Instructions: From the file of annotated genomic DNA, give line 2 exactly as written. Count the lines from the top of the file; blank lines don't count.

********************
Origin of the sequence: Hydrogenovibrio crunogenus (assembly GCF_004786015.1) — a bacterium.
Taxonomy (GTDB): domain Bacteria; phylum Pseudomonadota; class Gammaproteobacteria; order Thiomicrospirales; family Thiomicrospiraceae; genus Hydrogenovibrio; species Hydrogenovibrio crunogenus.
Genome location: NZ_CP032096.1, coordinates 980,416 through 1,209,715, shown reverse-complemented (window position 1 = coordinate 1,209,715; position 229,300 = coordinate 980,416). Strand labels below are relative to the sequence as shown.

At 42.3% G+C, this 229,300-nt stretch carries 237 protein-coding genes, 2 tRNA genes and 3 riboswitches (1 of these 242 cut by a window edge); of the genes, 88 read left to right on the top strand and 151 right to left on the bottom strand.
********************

Taxonomy (GTDB): domain Bacteria; phylum Pseudomonadota; class Gammaproteobacteria; order Thiomicrospirales; family Thiomicrospiraceae; genus Hydrogenovibrio; species Hydrogenovibrio crunogenus.